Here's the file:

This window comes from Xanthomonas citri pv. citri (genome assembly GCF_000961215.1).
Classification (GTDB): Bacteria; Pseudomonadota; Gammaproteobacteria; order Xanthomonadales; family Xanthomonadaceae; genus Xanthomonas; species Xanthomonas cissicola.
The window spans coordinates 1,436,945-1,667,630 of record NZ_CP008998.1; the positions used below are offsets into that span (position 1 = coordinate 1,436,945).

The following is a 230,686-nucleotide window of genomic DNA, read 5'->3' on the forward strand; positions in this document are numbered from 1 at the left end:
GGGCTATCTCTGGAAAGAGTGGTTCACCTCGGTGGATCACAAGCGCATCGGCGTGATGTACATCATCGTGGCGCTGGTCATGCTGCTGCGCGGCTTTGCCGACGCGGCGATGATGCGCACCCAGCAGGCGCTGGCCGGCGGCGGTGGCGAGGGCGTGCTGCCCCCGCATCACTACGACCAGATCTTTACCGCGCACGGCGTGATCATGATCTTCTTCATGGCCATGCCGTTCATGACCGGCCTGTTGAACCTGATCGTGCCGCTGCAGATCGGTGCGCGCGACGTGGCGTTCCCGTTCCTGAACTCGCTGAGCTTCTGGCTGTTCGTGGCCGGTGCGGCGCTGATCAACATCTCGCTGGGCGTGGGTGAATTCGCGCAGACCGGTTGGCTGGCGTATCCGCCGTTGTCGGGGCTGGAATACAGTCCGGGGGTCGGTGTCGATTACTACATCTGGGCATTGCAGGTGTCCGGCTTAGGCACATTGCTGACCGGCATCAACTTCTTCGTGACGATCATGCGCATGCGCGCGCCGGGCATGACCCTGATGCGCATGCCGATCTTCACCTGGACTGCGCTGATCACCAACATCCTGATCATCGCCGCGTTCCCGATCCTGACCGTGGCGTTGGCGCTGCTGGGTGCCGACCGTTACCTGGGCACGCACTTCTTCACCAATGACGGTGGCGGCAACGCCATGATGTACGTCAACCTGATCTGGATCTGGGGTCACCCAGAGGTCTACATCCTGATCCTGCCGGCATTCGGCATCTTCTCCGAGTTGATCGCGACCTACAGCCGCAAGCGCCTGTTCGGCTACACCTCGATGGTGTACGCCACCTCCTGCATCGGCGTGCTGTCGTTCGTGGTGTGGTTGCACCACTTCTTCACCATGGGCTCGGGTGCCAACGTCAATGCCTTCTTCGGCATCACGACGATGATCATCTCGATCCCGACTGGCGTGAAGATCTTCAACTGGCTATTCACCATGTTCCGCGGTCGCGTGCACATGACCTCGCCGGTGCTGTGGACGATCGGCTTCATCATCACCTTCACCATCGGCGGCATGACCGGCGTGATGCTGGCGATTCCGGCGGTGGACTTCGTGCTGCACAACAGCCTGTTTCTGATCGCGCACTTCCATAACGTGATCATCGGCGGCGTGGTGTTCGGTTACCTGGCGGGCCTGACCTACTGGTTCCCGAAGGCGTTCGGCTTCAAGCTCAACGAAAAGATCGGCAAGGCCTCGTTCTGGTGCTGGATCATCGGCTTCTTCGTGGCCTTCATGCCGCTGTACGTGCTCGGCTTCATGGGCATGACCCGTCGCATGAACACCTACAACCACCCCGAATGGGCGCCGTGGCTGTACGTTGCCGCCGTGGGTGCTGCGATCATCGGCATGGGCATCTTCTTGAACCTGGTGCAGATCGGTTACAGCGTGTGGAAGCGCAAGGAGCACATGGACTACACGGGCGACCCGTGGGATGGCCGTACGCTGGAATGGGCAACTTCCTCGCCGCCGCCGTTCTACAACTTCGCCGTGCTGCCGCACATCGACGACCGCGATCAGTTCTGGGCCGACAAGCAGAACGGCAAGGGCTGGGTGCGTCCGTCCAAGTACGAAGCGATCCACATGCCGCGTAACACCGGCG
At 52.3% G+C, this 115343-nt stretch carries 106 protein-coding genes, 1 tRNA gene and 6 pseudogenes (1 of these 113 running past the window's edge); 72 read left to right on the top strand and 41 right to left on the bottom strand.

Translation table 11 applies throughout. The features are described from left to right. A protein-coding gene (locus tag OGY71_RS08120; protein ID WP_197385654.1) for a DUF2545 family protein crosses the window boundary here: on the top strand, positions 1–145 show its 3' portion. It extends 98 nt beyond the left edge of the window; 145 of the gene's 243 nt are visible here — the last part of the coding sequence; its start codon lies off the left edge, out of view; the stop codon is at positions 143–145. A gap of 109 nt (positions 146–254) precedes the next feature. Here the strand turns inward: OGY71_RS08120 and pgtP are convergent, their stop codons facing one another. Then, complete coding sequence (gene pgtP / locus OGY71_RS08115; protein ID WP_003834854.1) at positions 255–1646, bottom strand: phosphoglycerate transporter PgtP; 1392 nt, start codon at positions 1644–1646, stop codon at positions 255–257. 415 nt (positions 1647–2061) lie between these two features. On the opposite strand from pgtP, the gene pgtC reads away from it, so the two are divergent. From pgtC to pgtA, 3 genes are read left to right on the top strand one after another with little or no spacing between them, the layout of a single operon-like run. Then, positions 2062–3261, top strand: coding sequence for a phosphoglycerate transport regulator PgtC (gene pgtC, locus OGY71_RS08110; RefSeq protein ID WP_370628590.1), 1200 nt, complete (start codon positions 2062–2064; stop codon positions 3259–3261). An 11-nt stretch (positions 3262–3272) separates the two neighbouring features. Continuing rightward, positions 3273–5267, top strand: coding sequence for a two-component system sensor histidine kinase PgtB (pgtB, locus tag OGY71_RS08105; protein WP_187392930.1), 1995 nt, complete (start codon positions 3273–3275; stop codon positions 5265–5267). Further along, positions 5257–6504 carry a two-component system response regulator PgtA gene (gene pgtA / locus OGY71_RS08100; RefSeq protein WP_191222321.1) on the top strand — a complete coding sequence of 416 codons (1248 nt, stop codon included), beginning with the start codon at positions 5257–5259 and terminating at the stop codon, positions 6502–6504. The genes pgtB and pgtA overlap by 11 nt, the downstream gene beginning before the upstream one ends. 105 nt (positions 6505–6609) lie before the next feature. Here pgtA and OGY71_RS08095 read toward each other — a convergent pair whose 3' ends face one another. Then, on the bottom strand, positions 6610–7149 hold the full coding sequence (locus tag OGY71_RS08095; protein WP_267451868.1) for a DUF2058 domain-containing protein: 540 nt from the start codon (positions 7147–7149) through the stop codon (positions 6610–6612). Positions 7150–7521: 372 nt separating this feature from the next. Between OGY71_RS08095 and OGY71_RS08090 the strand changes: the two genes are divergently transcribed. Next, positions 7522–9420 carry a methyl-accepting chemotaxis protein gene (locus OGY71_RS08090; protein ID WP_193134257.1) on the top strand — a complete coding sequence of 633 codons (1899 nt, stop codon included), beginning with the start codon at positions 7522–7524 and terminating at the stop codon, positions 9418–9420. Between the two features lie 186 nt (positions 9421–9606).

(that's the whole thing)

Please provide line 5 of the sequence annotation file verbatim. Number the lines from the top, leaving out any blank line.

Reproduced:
GGGCTATCTCTGGAAAGAGTGGTTCACCTCGGTGGATCACAAGCGCATCGGCGTGATGTACATCATCGTGGCGCTGGTCATGCTGCTGCGCGGCTTTGCCGACGCGGCGATGATGCGCACCCAGCAGGCGCTGGCCGGCGGCGGTGGCGAGGGCGTGCTGCCCCCGCATCACTACGACCAGATCTTTACCGCGCACGGCGTGATCATGATCTTCTTCATGGCCATGCCGTTCATGACCGGCCTGTTGAACCTGATCGTGCCGCTGCAGATCGGTGCGCGCGACGTGGCGTTCCCGTTCCTGAACTCGCTGAGCTTCTGGCTGTTCGTGGCCGGTGCGGCGCTGATCAACATCTCGCTGGGCGTGGGTGAATTCGCGCAGACCGGTTGGCTGGCGTATCCGCCGTTGTCGGGGCTGGAATACAGTCCGGGGGTCGGTGTCGATTACTACATCTGGGCATTGCAGGTGTCCGGCTTAGGCACATTGCTGACCGGCATCAACTTCTTCGTGACGATCATGCGCATGCGCGCGCCGGGCATGACCCTGATGCGCATGCCGATCTTCACCTGGACTGCGCTGATCACCAACATCCTGATCATCGCCGCGTTCCCGATCCTGACCGTGGCGTTGGCGCTGCTGGGTGCCGACCGTTACCTGGGCACGCACTTCTTCACCAATGACGGTGGCGGCAACGCCATGATGTACGTCAACCTGATCTGGATCTGGGGTCACCCAGAGGTCTACATCCTGATCCTGCCGGCATTCGGCATCTTCTCCGAGTTGATCGCGACCTACAGCCGCAAGCGCCTGTTCGGCTACACCTCGATGGTGTACGCCACCTCCTGCATCGGCGTGCTGTCGTTCGTGGTGTGGTTGCACCACTTCTTCACCATGGGCTCGGGTGCCAACGTCAATGCCTTCTTCGGCATCACGACGATGATCATCTCGATCCCGACTGGCGTGAAGATCTTCAACTGGCTATTCACCATGTTCCGCGGTCGCGTGCACATGACCTCGCCGGTGCTGTGGACGATCGGCTTCATCATCACCTTCACCATCGGCGGCATGACCGGCGTGATGCTGGCGATTCCGGCGGTGGACTTCGTGCTGCACAACAGCCTGTTTCTGATCGCGCACTTCCATAACGTGATCATCGGCGGCGTGGTGTTCGGTTACCTGGCGGGCCTGACCTACTGGTTCCCGAAGGCGTTCGGCTTCAAGCTCAACGAAAAGATCGGCAAGGCCTCGTTCTGGTGCTGGATCATCGGCTTCTTCGTGGCCTTCATGCCGCTGTACGTGCTCGGCTTCATGGGCATGACCCGTCGCATGAACACCTACAACCACCCCGAATGGGCGCCGTGGCTGTACGTTGCCGCCGTGGGTGCTGCGATCATCGGCATGGGCATCTTCTTGAACCTGGTGCAGATCGGTTACAGCGTGTGGAAGCGCAAGGAGCACATGGACTACACGGGCGACCCGTGGGATGGCCGTACGCTGGAATGGGCAACTTCCTCGCCGCCGCCGTTCTACAACTTCGCCGTGCTGCCGCACATCGACGACCGCGATCAGTTCTGGGCCGACAAGCAGAACGGCAAGGGCTGGGTGCGTCCGTCCAAGTACGAAGCGATCCACATGCCGCGTAACACCGGCG